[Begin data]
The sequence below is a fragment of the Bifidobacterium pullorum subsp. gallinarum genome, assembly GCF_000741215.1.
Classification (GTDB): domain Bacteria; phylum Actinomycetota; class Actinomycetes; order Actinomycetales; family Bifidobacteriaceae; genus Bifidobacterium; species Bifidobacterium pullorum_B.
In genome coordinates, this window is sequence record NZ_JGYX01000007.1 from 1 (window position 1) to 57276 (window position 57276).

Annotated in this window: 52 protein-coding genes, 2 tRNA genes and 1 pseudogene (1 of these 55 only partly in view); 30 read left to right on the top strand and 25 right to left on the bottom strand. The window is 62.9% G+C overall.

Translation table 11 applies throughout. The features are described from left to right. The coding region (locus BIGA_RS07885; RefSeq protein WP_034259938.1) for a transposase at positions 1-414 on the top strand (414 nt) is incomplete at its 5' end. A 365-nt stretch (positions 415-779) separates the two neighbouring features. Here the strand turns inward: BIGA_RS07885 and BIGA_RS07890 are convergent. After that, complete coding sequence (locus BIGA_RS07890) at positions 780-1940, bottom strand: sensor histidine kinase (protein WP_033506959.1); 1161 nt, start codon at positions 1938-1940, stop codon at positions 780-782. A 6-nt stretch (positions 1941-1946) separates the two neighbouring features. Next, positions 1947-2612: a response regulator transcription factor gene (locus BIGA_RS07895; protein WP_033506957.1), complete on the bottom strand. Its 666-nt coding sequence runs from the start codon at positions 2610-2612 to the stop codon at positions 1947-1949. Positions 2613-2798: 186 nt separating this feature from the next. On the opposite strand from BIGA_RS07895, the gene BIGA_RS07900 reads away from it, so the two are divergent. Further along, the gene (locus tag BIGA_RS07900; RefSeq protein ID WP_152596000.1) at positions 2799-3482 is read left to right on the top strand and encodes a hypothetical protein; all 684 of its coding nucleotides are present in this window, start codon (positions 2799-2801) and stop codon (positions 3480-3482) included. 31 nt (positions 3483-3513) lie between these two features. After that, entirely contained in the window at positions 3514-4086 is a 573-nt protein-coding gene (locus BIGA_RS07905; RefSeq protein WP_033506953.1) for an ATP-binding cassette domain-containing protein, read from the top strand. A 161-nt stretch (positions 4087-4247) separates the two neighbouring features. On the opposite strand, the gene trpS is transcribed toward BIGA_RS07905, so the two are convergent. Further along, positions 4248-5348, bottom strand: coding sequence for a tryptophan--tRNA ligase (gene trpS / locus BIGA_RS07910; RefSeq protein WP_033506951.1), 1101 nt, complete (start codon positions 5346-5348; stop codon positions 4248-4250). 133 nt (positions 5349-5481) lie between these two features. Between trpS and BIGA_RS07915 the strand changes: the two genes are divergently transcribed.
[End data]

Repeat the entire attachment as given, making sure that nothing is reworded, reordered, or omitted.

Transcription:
The sequence below is a fragment of the Bifidobacterium pullorum subsp. gallinarum genome, assembly GCF_000741215.1.
Classification (GTDB): domain Bacteria; phylum Actinomycetota; class Actinomycetes; order Actinomycetales; family Bifidobacteriaceae; genus Bifidobacterium; species Bifidobacterium pullorum_B.
In genome coordinates, this window is sequence record NZ_JGYX01000007.1 from 1 (window position 1) to 57276 (window position 57276).

Annotated in this window: 52 protein-coding genes, 2 tRNA genes and 1 pseudogene (1 of these 55 only partly in view); 30 read left to right on the top strand and 25 right to left on the bottom strand. The window is 62.9% G+C overall.

Translation table 11 applies throughout. The features are described from left to right. The coding region (locus BIGA_RS07885; RefSeq protein WP_034259938.1) for a transposase at positions 1-414 on the top strand (414 nt) is incomplete at its 5' end. A 365-nt stretch (positions 415-779) separates the two neighbouring features. Here the strand turns inward: BIGA_RS07885 and BIGA_RS07890 are convergent. After that, complete coding sequence (locus BIGA_RS07890) at positions 780-1940, bottom strand: sensor histidine kinase (protein WP_033506959.1); 1161 nt, start codon at positions 1938-1940, stop codon at positions 780-782. A 6-nt stretch (positions 1941-1946) separates the two neighbouring features. Next, positions 1947-2612: a response regulator transcription factor gene (locus BIGA_RS07895; protein WP_033506957.1), complete on the bottom strand. Its 666-nt coding sequence runs from the start codon at positions 2610-2612 to the stop codon at positions 1947-1949. Positions 2613-2798: 186 nt separating this feature from the next. On the opposite strand from BIGA_RS07895, the gene BIGA_RS07900 reads away from it, so the two are divergent. Further along, the gene (locus tag BIGA_RS07900; RefSeq protein ID WP_152596000.1) at positions 2799-3482 is read left to right on the top strand and encodes a hypothetical protein; all 684 of its coding nucleotides are present in this window, start codon (positions 2799-2801) and stop codon (positions 3480-3482) included. 31 nt (positions 3483-3513) lie between these two features. After that, entirely contained in the window at positions 3514-4086 is a 573-nt protein-coding gene (locus BIGA_RS07905; RefSeq protein WP_033506953.1) for an ATP-binding cassette domain-containing protein, read from the top strand. A 161-nt stretch (positions 4087-4247) separates the two neighbouring features. On the opposite strand, the gene trpS is transcribed toward BIGA_RS07905, so the two are convergent. Further along, positions 4248-5348, bottom strand: coding sequence for a tryptophan--tRNA ligase (gene trpS / locus BIGA_RS07910; RefSeq protein WP_033506951.1), 1101 nt, complete (start codon positions 5346-5348; stop codon positions 4248-4250). 133 nt (positions 5349-5481) lie between these two features. Between trpS and BIGA_RS07915 the strand changes: the two genes are divergently transcribed.